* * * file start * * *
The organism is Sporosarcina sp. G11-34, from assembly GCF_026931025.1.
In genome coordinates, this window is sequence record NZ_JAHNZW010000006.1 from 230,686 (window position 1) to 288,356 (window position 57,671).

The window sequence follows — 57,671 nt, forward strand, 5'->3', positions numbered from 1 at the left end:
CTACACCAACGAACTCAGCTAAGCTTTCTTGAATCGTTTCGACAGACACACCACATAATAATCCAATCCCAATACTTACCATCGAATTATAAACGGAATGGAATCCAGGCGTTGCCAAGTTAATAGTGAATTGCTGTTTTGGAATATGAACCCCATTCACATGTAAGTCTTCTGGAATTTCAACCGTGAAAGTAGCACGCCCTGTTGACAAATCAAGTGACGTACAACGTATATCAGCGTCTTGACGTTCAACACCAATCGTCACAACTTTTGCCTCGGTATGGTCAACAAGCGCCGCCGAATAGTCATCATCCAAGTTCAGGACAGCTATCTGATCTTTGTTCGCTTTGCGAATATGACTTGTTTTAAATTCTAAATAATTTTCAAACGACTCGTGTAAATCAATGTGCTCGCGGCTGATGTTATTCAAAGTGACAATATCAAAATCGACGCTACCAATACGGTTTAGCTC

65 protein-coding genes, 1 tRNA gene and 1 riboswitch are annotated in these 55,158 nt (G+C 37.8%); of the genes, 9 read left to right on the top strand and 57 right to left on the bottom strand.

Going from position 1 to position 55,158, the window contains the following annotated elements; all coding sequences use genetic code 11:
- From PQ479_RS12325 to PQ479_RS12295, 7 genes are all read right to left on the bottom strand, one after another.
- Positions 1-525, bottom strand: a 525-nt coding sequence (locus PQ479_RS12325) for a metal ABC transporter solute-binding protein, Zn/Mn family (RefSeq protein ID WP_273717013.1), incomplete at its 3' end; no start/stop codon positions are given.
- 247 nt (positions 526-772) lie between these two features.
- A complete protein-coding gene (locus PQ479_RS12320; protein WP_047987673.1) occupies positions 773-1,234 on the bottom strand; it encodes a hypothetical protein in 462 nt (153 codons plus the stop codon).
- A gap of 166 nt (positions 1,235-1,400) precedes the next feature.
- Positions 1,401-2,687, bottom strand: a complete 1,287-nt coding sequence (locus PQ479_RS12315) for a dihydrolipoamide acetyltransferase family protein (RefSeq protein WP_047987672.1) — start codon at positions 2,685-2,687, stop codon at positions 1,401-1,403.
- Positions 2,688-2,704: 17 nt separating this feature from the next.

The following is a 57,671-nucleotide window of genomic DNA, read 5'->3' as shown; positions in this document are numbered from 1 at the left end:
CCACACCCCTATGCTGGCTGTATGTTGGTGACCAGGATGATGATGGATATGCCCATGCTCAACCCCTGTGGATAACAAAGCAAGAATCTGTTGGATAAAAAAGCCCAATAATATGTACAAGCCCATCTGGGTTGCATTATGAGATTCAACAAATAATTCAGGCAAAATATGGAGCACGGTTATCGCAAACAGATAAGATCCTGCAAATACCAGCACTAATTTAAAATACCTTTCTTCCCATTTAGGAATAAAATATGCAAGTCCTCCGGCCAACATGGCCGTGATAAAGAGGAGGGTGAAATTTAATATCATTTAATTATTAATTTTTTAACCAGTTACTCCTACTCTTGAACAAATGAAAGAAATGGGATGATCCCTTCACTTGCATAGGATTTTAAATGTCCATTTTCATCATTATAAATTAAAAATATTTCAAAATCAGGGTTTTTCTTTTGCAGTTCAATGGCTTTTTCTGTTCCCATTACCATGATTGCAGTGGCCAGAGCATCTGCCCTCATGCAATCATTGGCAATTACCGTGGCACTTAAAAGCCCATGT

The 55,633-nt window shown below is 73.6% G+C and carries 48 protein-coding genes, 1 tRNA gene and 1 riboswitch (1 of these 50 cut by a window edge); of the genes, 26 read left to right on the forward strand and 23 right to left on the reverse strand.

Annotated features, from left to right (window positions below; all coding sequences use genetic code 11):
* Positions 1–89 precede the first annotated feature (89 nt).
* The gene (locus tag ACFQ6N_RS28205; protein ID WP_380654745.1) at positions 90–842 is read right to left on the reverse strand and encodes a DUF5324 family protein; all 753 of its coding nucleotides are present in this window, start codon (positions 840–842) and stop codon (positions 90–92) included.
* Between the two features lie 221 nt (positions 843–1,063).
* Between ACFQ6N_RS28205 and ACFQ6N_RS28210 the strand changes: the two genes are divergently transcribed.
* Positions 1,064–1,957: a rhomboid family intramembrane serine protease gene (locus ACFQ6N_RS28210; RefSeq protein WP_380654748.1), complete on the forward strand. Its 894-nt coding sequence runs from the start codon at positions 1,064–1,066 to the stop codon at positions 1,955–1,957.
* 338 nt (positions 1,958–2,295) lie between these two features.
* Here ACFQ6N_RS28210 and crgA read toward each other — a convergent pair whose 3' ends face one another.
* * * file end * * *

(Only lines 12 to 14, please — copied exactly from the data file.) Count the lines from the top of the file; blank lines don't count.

- Positions 1,401-2,687, bottom strand: a complete 1,287-nt coding sequence (locus PQ479_RS12315) for a dihydrolipoamide acetyltransferase family protein (RefSeq protein WP_047987672.1) — start codon at positions 2,685-2,687, stop codon at positions 1,401-1,403.
- Positions 2,688-2,704: 17 nt separating this feature from the next.

The following is a 57,671-nucleotide window of genomic DNA, read 5'->3' as shown; positions in this document are numbered from 1 at the left end: